Tuesday, 29 May 2012

First Trawl of the Year

Okay, I know I don't usually post things from work here, but I had such a lovely day yesterday I really had no option. The boss, John Curry (QML master's student) and I were out on the RV Actinia collecting flatfish and Langoustine (doubling up on boat use to minimise sea bed damage FTW). In beautiful weather we left Millport pier at about half 10, heading for the main channel and Skelmorlie. Hardly a breathe of wind, so low on birds unfortunately, but never the less Phil and I had cameras to hand. 

The start of the morning past slowly, and the lack of birds was a bit of a disappointment. The first tow was taking an age to haul in, and our skipper, Campbell, told us there was probably a lot of mud in the trawl. I wasn't prepared for quite how much...

Oh dear...
Well, we couldn't do anything about it, so out came the gloves and in we dove. John was sans wellies and the boss was without his overalls so it was up to me to dive in with the muddy catch.

Luckily something had warned me to pull on my overalls that morning...
Kenny was my hero, sluicing of the mud as we worked. Between the four of us we soon had the deck cleared and the mud washed and swept back into the sea.

"You hose, I'll pick..."

"Look, there ARE fish in here!"
Afterwards Kenny got even further into my good books, providing caffeine and biscuits all round. Excellent! We then steamed up to Skelmorlie and deployed the net again.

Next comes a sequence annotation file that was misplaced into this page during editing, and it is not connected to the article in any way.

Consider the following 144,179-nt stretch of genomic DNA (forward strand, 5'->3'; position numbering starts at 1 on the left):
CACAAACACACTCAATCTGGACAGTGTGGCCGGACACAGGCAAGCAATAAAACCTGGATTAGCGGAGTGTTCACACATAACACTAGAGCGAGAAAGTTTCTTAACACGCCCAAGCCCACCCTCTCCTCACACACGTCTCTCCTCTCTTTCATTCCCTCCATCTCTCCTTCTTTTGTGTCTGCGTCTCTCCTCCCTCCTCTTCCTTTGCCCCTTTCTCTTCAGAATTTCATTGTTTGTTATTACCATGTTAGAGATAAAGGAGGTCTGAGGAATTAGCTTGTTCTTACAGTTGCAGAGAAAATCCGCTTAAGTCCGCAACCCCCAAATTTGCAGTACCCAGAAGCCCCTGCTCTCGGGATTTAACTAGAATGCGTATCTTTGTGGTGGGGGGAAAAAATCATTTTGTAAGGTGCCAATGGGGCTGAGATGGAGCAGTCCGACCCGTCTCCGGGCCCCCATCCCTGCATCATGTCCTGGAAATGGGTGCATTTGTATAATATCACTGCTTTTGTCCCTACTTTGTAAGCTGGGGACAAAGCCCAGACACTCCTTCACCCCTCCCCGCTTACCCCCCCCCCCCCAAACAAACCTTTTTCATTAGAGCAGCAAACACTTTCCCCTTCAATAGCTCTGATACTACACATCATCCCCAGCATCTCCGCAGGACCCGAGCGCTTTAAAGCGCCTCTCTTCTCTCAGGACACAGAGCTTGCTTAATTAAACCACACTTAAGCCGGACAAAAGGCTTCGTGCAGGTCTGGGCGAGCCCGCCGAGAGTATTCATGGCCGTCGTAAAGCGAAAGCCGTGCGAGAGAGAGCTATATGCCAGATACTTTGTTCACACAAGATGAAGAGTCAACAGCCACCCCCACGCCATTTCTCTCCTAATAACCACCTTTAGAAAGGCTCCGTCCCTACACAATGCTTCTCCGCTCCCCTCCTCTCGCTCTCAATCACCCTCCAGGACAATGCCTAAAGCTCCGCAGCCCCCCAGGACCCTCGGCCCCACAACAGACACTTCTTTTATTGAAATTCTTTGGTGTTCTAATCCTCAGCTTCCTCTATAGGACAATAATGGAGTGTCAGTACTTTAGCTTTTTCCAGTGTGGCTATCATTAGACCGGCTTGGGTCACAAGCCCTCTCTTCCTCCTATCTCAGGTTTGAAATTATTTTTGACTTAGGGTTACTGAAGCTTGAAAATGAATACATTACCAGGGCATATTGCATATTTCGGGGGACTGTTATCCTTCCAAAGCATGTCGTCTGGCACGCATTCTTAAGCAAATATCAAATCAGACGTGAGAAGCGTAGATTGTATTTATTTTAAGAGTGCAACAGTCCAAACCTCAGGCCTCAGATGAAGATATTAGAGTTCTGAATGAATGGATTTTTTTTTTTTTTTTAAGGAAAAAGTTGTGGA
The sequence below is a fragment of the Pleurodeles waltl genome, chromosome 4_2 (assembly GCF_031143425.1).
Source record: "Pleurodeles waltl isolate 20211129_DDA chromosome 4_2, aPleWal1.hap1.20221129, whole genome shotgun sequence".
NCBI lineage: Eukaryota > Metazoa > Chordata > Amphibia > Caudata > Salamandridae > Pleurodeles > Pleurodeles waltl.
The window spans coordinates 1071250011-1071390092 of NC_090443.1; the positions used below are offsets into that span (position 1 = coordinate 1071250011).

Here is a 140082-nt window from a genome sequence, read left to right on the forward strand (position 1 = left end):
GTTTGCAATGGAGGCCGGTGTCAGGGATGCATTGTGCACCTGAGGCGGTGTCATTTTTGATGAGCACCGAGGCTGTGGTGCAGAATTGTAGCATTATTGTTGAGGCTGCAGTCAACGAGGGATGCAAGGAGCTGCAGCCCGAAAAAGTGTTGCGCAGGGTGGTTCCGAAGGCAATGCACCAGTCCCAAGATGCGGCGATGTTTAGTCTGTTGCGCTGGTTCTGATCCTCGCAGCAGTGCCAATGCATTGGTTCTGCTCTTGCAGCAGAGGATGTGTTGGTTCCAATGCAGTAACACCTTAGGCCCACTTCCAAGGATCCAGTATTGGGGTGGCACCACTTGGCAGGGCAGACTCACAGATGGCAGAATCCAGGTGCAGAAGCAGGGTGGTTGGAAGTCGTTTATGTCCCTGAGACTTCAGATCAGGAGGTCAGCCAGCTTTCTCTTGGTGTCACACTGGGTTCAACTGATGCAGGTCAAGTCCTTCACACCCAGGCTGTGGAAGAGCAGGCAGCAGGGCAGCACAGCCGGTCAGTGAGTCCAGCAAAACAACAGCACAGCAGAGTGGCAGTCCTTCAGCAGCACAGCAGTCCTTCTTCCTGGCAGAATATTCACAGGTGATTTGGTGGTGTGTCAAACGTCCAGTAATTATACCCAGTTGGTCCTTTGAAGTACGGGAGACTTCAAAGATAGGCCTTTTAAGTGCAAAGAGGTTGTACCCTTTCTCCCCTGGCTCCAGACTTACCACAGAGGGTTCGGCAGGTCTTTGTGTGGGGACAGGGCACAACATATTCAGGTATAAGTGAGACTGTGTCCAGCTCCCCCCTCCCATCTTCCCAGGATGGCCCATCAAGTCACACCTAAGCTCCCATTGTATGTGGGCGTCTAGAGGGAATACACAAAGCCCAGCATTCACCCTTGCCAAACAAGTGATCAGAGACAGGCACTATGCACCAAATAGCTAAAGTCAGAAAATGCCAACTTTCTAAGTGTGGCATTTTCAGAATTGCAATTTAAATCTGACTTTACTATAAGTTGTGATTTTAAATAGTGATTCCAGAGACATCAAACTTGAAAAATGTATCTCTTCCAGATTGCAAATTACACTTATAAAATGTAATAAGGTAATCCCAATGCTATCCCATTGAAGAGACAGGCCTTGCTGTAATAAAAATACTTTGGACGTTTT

John fuels up in the sun after out first bout with the mud
The amount of wildlife around picked up as we moved up the Clyde and our discarded catch caused a lot more interest in our boat. Finally we could get some shots in, although unfortunately none of the gannets today.

This unfortunate Greater Black Back has rope tangled around one leg, luckily this was only a small piece.

Remarkably brave Guillemots, the closest I've seen these birds without them having a major freak out

A large male Grey seal which followed the boat looking for scraps
As we returned to Kepple Pier with our catch the Eiders were waiting with their ridiculously adorable ducklings, giving us the chance of a last few snaps before we stepped back onto terra firma.

Eiders congregate around the pier were they dive for molluscs and other foods


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